- The death of Kahlil Tatum, 51, was suicide, D.C. police chief says
- His body was found in a park in the capital during a search for Relisha Rudd, 8
- Tatum was suspected of abducting Relisha, who was last seen March 1
The body found in a Washington, D.C., park is that of a man who was suspected of abducting an 8-year-old girl, police said Tuesday.
Relisha Rudd has been missing since March 1, when she was last seen with Kahlil Tatum, a 51-year-old janitor at the homeless shelter where Relisha lived.
"It appears the body has been dead for about 36 hours," D.C. Police Chief Cathy Lanier told reporters Tuesday, adding that the cause of death was suicide.
Lanier said Tuesday she was "hoping to finish the search of the park by the close of the day" Wednesday.
The search for Relisha intensified last week when authorities began combing Kenilworth Park and Aquatic Gardens. The search was prompted by evidence that Tatum had spent time there after Relisha's disappearance.
"On March 2, we know that Mr. Tatum purchased, among other items, a carton of black, 42-gallon, self-tie contractor trash bags within the District of Columbia," Lanier said Thursday. "Not long after that purchase, Mr. Tatum was in the area of the aquatic gardens for a period of time."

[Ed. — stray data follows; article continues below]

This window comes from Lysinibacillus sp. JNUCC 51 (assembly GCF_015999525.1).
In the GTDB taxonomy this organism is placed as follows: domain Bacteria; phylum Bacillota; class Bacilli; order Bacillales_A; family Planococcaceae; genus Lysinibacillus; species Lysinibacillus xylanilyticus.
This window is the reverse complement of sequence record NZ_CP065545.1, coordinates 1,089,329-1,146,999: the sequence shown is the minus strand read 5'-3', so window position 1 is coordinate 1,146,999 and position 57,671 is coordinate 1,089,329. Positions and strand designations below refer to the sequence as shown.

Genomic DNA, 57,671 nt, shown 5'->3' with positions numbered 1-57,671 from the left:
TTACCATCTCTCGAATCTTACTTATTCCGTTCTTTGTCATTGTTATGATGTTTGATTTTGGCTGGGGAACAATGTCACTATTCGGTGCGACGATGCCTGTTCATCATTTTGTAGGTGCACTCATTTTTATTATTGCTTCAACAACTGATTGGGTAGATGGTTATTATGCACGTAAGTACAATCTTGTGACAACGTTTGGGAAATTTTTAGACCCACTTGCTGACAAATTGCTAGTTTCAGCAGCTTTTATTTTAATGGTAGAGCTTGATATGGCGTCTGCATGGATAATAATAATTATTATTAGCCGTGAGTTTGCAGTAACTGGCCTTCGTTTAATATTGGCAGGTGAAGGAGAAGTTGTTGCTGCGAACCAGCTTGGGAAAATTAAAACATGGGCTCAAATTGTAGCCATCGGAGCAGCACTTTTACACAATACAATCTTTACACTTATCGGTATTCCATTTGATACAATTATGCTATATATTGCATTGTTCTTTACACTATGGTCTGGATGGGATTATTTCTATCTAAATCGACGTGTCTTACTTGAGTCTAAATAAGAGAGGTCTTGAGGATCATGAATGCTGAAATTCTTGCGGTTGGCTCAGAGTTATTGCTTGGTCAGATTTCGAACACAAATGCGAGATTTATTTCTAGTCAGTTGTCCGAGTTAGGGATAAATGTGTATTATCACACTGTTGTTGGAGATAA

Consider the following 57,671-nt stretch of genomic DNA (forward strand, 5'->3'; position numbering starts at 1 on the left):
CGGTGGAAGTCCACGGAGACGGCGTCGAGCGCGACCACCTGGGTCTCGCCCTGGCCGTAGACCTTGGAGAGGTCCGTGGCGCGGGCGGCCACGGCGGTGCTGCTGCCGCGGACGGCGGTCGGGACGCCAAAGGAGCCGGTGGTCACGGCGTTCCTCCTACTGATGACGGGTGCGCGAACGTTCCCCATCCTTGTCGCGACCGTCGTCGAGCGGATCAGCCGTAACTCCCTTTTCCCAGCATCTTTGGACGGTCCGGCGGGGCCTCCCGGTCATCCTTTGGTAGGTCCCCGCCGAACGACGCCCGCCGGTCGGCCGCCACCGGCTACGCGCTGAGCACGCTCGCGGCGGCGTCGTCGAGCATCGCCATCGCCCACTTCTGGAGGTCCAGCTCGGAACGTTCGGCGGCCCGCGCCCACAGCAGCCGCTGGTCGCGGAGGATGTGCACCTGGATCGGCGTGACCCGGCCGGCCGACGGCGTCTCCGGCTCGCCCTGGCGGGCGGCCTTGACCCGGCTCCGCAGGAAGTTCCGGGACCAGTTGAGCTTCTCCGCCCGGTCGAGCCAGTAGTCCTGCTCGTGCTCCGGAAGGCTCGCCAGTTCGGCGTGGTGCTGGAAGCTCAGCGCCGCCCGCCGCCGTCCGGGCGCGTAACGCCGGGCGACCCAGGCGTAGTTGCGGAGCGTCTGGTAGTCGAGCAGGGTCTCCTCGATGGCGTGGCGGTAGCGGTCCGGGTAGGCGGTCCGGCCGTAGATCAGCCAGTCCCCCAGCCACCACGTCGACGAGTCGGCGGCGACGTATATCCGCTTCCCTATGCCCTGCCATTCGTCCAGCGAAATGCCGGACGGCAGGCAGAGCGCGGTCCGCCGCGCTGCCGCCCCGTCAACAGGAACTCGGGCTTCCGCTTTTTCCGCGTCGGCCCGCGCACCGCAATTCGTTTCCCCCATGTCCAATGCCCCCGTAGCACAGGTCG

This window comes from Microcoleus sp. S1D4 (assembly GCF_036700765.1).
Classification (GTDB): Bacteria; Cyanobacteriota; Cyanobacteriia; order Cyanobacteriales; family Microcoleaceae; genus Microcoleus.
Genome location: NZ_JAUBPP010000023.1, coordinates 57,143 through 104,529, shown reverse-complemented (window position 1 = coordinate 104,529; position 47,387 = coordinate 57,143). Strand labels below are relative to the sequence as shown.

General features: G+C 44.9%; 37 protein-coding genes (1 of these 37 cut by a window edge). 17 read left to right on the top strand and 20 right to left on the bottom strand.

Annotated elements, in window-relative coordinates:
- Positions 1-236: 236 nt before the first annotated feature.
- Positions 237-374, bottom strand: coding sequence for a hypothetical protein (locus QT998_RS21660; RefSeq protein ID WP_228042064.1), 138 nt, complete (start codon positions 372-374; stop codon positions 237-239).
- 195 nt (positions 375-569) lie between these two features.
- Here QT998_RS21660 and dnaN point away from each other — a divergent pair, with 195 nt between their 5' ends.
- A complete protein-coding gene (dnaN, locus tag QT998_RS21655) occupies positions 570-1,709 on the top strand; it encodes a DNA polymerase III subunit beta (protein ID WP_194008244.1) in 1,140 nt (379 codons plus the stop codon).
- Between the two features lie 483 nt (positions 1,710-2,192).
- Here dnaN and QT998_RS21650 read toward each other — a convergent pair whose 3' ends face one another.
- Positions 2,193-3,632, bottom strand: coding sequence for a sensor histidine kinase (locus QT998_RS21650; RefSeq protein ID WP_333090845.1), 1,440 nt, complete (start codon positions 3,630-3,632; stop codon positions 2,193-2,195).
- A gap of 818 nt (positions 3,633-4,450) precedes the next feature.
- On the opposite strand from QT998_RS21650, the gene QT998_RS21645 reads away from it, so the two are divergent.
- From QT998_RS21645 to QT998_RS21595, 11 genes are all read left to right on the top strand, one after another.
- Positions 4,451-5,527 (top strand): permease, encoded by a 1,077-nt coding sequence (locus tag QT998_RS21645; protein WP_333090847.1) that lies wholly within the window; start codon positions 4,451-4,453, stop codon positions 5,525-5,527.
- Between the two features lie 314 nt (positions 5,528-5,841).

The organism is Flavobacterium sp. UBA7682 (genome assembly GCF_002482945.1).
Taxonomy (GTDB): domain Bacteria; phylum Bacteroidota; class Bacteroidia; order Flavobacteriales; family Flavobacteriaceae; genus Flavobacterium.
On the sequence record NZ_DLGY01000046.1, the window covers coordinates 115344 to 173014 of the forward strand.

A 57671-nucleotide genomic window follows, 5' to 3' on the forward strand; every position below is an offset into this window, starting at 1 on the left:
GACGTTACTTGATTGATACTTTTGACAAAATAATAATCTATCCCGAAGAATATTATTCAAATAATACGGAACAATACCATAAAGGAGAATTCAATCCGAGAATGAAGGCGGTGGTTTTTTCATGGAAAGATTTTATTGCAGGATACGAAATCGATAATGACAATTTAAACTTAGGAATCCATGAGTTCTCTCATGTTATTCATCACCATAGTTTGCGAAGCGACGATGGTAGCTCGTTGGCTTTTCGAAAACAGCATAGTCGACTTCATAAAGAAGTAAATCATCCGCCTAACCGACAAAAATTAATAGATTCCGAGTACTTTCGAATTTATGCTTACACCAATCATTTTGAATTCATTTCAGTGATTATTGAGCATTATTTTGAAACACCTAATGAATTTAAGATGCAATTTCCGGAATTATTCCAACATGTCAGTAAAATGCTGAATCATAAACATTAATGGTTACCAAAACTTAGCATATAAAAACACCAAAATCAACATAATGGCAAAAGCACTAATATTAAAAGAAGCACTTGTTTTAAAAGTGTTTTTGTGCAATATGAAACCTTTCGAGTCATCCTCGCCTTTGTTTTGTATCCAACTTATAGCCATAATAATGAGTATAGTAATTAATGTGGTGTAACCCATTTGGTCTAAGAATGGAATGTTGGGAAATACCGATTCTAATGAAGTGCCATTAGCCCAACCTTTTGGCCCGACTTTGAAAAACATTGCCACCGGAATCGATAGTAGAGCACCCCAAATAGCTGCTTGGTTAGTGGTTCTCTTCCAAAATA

Lanier said after Relisha was last seen, Tatum continued to go to work and was seen around the capital several times between March 2 and March 20. Lanier said Relisha was not with Tatum in any of those sightings. Tatum had not been seen since March 20.
Tatum was a janitor for the homeless shelter where Relisha's family had been staying, and it appears Tatum had permission to be with the girl.
The case took on new urgency when police discovered the body of Tatum's wife, Andrea Denise Tatum, 51, at a suburban Maryland motel. That discovery prompted police to issue an Amber Alert for Relisha.
The search for the girl has been extensive. Lanier told reporters Monday that "hundreds of police officers and firefighter cadets" had been pulled to help with the search, along with divers, underwater cameras, aerial surveillance, search dogs, and cadaver dogs.
"Our primary focus here was to find Relisha," Lanier said Monday. "We're not finished. That search is continuing."